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After Alfred Olango, some say it’s time to bring mental health into the policing debate

By Aaron Morrison,

Brian Hullaby is a 35-year-old comic book reviewer living in New York City. At first glance, no one would know that he’s an adult with high-functioning autism, he says.

Alfred Olango

That’s why reports of Tuesday’s fatal police shooting of unarmed black man Alfred Olango, described by family as “mentally ill,” moved Hullaby to tweet out some perspective the next morning.

“First, as a black man, I know that I’m seen as a threat to a lot of people.” Hullaby said in a Wednesday interview. While autism spectrum disorders do not necessarily fall under the “mental illness” umbrella, Hullaby explained how his own condition makes it difficult for him to distinguish forcefully shouted commands versus calmly stated requests. As such, Hullaby said he worries of an increased danger becoming a victim of police brutality.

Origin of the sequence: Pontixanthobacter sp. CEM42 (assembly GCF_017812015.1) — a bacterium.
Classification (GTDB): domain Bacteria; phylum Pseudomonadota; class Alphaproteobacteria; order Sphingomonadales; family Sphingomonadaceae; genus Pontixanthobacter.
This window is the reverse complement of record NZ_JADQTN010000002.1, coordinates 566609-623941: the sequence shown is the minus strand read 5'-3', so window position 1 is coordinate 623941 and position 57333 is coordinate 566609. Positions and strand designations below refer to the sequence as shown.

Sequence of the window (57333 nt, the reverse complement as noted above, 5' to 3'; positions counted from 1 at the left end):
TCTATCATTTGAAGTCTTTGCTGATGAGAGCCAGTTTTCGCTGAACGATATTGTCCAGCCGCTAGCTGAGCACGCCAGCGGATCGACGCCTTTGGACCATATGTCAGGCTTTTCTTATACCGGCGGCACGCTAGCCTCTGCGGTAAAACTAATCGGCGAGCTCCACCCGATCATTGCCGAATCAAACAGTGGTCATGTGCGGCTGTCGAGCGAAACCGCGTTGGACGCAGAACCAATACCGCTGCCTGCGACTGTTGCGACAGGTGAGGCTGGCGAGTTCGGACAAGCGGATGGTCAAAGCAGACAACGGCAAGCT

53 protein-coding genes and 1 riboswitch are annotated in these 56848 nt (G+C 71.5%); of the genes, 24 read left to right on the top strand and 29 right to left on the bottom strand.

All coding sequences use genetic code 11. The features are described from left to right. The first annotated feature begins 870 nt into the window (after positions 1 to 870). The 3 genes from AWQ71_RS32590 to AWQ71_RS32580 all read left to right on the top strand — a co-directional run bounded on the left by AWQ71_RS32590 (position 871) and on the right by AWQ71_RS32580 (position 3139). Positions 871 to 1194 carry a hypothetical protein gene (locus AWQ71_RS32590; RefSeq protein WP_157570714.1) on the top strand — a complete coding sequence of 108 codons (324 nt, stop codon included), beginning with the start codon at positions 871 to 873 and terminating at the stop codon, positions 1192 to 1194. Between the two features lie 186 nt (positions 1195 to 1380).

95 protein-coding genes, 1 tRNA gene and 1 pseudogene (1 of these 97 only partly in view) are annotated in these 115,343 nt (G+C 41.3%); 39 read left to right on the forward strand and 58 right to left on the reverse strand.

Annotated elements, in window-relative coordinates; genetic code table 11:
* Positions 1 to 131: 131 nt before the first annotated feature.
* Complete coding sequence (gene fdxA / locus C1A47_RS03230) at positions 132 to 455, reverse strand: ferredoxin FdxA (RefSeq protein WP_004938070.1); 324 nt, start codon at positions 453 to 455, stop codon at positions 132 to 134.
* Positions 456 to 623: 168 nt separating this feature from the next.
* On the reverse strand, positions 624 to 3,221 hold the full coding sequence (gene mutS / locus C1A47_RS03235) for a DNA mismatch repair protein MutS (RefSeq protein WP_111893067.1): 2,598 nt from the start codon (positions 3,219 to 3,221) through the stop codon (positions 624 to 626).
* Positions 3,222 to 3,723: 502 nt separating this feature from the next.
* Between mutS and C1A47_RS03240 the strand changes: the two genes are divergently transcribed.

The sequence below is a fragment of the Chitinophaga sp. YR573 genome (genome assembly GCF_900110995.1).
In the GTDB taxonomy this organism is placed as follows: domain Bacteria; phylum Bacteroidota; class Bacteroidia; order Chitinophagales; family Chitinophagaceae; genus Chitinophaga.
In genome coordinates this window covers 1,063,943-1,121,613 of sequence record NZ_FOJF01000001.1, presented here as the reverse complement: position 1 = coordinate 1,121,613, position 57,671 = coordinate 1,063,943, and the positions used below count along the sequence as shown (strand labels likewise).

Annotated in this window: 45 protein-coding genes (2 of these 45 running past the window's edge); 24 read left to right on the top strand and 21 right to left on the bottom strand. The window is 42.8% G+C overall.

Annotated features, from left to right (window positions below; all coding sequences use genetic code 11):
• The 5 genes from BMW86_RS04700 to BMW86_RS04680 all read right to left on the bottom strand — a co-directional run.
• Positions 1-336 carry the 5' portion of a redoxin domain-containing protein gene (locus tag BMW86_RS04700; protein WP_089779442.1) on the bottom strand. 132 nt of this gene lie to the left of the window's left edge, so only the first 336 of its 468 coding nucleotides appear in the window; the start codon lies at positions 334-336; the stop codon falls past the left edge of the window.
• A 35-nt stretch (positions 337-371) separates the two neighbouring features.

“Over the last two years, I’ve been a little more aware of the possibility that the police can misunderstand me or I can misunderstand them,” he said.

Authorities have said Olango, who was killed by police in El Cajon, California, did not respond to repeated commands from officers. It’s not known whether the officers had been trained to de-escalate in encounters with people with disabilities. In general, lack of training, coupled with overall stigma around mental illness and other disabilities, has contributed to what experts have called an epidemic of preventable police violence against people with disabilities.

“They almost happen on a weekly basis,” Jay Ruderman, president of the Boston-based the Ruderman Family Foundation, which supports disability advocacy, said in an interview Wednesday. “What we see, in tragedy after tragedy, is situations that could be de-escalated. I understand how difficult the job of the policeman and policewoman is, but sometimes people with a disability may react differently when they are confronted by someone who is an authority figure.”

Such reactions can range from an individual pacing back and forth despite police instruction to stand still, to walking away from police, after being told to approach, Ruderman said.

Disabled individuals make up anywhere from a third to half of all people killed by law enforcement officers in the U.S., according to the Ruderman Foundation. In a report published in March, experts asserted that media outlets routinely fail to report if disability was a factor in use-of-force cases, whether or not the use of force was deemed illegal or within police policy.



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